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I've set up an ftp server. My ISP is giving me an ADSL connection with an speed they say is 768k for uploads and 8meg down. And yet I'm seeing my uploads are around 85k and 90k.

I need faster uploads. Can I change something about my system to make that happen?

There's one big potential point of confusion here, so let's take this opportunity to review upload and download speeds, what they really mean, and what you can do to maximize them.

The person asking the question had also gone to some of the on-line speed testing sites, such as that at Broadband Reports. The numbers being show there more-or-less matched the figures that his ISP was providing.

That's actually good news. And, to be honest, I'm quite jealous. 768k up / 8meg down looks wonderful to me - because of telephone company limitations (and no cable in my area) I'm limited to 128k up and 768k down. Once upon a time that was blazingly fast. Now, not so much. Did I mention I'm jealous?

But just what do those numbers mean?

First, realize that they're measurements in bits per second or bps. That means on my DSL connection, I can upload at a maximum speed of 128k, or 131,072 (128 x 1,024) bps. Similarly, I can download at a maximum of 785,432 (768 x 1,024) bps. My faster questioner can upload at 785,432 bps and download at a whopping 8,388,608 (8 x 1,024 x 1,024) bps.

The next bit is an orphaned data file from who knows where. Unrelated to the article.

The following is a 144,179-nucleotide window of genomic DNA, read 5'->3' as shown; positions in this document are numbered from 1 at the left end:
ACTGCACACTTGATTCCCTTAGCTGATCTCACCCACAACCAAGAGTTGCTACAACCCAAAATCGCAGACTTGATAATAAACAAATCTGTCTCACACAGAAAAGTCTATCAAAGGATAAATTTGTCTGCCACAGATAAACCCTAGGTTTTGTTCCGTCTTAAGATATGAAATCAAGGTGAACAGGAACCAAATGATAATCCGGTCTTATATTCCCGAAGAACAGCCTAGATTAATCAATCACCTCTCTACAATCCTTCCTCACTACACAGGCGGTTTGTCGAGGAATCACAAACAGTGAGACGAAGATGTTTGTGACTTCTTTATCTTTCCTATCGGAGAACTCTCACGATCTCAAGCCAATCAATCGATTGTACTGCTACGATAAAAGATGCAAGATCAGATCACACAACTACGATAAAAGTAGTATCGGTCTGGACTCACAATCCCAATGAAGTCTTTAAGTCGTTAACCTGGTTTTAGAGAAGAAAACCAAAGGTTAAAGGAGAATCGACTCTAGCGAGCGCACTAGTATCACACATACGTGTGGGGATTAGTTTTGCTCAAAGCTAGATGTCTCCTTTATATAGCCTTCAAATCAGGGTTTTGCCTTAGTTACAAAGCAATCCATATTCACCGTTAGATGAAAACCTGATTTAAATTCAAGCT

But we measure downloads and file sizes in bytes not bits. So a more meaningful number might be the download speed in Bytes per second (Bps - notice that the "B" is capitalized? Subtle.) With 8 bits to a byte, a speed of 768k bits per second works out to ... 98,304 Bytes per second, or 96KBps.

So when you say that you're seeing uploads at around "85k and 90k" it leads me to wonder if you're measuring your uploads in Bytes per second, and comparing to the line speed expressed in bits per second. If that's the case, then the numbers you're seeing are quite reasonable.

Why aren't they actually at the 96KBps I calculated your line speed to be in Bytes per second?

In a word: overhead. If you're measuring based on file size, then the communications protocols involved in transferring that file break it up into "chunks", adding a little bit of overhead data to each chunk to create a packet that can then be properly reassembled into the original file. There are also overhead delays involved in most communications protocols - the time it takes to start sending each packet and the time it takes to verify and acknowledge back that the packet was properly received.

"The bottom line here is that your connection to the internet is most likely your real bottleneck."

Because of that overhead, I typically just divide by 10 for a rough estimate of actual, effective transfer rate. My 768kbps DSL roughly downloads at around 76KBps, or 76k Bytes per second. Very roughly. But it's slightly easier math, then, to see about how long my next download will take.

And of course other network traffic can affect the effective speed as well. If you're downloading your email while you're uploading a file on the same internet connection, both operations will slow down some. If you're on cable, you're actually sharing your bandwidth with your neighbors - so if they're doing something internet-intensive, that could also impact your speeds.

The bottom line here is that your connection to the internet is most likely your real bottleneck. Barring other software on your machine that's 'clogging the line' trying to do something on the internet at the same time you are, you're at the mercy of the capacity of that line, and what your ISP can provide you.

Article C2635 - April 26, 2006 « »